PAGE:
Tensions heighten between the two Koreas
"How can the South Korean government say it will block the basic right of free speech guaranteed under the Constitution? That is a very wrong, unconstitutional idea. Our leaflets do not contain poison or bombs. They are only letters filled with the facts and truths of defectors for some 20 million North Koreans. They are just letters of facts and truth for the 20 million North Korean people who have lost their eyes and ears to the tyranny of the leader -- those who have no rights and are not aware of how the digital society of the 21st century works."
The two defector organizations, each run by Park and his brother who escaped from North Korea, also attempted to send rice in plastic bottles to the North by sea, but were thwarted by residents of South Korean border areas.
North Korean media outlets have ramped up harsh rhetoric against South Korea in recent days, airing footage of angry citizens and university students protesting against anti-Pyongyang leaflet activities in the South.
In the fall of 2014, North Korea fired air defense machine guns at balloons carrying leaflets across the border, leading to a brief exchange of fire between the two Koreas across the demilitarized zone.
North Korea’s war of words continued on Friday, when it vowed to continue its military buildup to fend off U.S. threats on the second anniversary of their leaders' historic first meeting in Singapore.
Mark Wilson-Choi has the details.
North Korea will continue to build up its military force in order to cope with threats from the United States.
That's the message Pyongyang's top diplomat sent to the U.S. on the occasion of the second anniversary of North Korean leader Kim Jong-un and U.S. President Donald Trump's meeting in Singapore.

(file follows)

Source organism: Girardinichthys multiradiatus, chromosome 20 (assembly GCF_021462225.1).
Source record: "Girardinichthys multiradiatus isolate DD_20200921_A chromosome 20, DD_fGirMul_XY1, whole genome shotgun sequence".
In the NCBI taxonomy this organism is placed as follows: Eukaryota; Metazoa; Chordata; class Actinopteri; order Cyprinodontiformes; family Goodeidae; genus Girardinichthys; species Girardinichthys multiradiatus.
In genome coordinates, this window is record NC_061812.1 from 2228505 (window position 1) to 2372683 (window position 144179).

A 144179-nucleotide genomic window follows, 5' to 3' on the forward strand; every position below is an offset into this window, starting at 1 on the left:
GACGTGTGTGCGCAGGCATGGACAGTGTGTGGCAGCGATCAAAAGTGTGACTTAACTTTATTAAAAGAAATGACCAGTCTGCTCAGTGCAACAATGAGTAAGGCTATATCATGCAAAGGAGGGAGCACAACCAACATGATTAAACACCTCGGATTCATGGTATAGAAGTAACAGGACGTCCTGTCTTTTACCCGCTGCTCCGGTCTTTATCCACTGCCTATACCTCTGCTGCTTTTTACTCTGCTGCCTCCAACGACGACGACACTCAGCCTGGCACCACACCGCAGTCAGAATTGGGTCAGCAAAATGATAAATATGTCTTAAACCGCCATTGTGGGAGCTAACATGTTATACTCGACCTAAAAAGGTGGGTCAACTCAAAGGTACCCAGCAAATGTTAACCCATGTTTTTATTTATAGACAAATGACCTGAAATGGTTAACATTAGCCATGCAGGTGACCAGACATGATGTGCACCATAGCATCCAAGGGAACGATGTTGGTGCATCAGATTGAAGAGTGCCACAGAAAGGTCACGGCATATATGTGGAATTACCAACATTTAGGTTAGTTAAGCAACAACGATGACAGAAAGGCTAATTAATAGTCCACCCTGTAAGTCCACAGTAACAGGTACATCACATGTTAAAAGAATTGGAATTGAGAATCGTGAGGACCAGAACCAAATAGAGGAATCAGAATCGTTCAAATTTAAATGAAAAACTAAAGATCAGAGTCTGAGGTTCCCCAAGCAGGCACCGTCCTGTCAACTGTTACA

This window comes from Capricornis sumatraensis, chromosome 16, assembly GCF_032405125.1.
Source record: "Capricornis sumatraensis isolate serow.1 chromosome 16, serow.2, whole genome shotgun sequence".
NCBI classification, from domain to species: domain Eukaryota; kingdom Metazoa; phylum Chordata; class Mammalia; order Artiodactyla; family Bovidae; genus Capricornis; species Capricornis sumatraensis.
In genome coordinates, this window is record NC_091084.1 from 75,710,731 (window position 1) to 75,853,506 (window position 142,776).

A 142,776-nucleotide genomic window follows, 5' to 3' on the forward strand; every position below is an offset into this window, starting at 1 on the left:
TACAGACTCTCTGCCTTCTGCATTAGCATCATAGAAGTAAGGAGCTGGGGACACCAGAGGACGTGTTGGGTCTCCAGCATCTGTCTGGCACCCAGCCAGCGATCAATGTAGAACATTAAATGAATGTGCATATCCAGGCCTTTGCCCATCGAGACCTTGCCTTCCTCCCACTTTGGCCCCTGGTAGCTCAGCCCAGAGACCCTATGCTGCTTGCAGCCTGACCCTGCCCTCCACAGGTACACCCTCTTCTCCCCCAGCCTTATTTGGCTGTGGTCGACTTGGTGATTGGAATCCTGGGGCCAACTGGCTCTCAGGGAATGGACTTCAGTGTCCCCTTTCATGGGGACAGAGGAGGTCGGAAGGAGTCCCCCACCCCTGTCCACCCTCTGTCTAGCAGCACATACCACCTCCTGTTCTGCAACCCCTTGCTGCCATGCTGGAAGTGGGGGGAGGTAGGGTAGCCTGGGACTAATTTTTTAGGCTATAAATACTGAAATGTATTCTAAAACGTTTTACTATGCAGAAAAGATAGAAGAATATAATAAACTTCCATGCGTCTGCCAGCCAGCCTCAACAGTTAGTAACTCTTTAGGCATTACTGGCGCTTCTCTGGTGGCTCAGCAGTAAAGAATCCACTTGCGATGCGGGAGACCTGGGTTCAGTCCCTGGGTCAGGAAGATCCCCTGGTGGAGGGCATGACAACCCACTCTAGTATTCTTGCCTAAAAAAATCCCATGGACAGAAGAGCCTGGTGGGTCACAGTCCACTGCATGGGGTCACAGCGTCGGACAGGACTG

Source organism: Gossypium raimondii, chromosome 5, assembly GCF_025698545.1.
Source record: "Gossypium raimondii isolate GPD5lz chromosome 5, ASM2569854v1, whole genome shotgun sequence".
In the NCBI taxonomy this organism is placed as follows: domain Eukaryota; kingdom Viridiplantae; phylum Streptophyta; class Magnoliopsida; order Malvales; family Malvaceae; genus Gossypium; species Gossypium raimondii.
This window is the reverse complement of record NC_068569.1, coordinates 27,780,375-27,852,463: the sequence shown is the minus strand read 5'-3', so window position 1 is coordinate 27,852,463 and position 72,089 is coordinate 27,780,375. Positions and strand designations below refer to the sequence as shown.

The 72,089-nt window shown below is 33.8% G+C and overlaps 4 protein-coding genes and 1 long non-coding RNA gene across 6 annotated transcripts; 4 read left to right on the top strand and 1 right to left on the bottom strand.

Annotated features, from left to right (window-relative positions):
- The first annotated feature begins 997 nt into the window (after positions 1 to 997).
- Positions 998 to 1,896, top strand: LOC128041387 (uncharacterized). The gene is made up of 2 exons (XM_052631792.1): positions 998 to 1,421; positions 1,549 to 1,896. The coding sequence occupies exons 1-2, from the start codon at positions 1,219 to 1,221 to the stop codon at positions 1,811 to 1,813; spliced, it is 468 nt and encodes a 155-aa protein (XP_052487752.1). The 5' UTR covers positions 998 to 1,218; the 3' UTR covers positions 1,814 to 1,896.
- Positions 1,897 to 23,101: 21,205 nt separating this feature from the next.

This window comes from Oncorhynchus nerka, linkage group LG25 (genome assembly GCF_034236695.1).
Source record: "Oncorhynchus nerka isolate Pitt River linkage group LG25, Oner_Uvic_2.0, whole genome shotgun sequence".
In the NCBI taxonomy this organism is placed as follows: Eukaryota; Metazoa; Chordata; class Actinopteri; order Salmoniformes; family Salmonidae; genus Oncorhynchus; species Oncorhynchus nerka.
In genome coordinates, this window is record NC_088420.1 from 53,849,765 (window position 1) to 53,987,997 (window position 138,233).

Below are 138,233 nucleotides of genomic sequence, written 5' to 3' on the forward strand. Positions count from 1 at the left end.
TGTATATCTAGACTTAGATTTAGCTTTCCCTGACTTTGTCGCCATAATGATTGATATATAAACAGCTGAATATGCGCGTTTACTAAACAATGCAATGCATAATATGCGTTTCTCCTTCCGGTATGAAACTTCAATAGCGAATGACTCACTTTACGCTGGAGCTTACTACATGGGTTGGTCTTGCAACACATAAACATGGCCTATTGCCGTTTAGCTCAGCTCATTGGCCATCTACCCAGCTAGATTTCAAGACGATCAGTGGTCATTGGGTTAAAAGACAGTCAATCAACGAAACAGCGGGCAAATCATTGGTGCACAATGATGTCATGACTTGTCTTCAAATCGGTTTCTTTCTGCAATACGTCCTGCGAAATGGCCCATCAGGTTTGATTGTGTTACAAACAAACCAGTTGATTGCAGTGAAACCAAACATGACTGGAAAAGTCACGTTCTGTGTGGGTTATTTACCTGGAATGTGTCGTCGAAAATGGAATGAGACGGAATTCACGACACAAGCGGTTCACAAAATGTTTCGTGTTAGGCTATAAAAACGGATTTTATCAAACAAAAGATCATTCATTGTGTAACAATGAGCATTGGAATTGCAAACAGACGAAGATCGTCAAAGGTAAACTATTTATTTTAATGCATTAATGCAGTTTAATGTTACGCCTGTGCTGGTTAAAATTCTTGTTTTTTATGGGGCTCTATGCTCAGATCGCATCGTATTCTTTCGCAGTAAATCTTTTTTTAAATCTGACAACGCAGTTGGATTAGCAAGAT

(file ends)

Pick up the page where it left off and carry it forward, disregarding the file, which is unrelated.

In a statement carried by the North’s official Korean Central News Agency on Friday, North Korean Foreign Minister Ri Son-gwon said the strategic goal of his country is to build up a more "reliable force" to cope with the long-term military threat from the U.S.
Ri said hope for improved relations with the U.S. has now shifted into despair and that the North sees little use in maintaining a personal relationship between Kim and Trump.
He added that North Korea will "never again" provide the U.S. with "another package" that President Trump could use to boast as his achievement.
The anniversary of the summit comes amid heightened tensions between the two Koreas after the North cut off all inter-Korean communication lines over anti-Pyongyang leaflets sent by defectors into the country from the South.
Meanwhile, the U.S. State Department said on Thursday that the United States is willing to take a “flexible approach” to implementing the Singapore Summit agreement.
A spokesperson said the U.S. was disappointed by the North's recent actions and urged the regime to return to diplomacy and cooperation, adding Washington remains in close cooperation with its ally, South Korea, on efforts to engage the North.
Seoul's Unification Ministry declined to comment on Ri's statement, but said South Korea will continue to make efforts toward the peace and prosperity of the Korean Peninsula.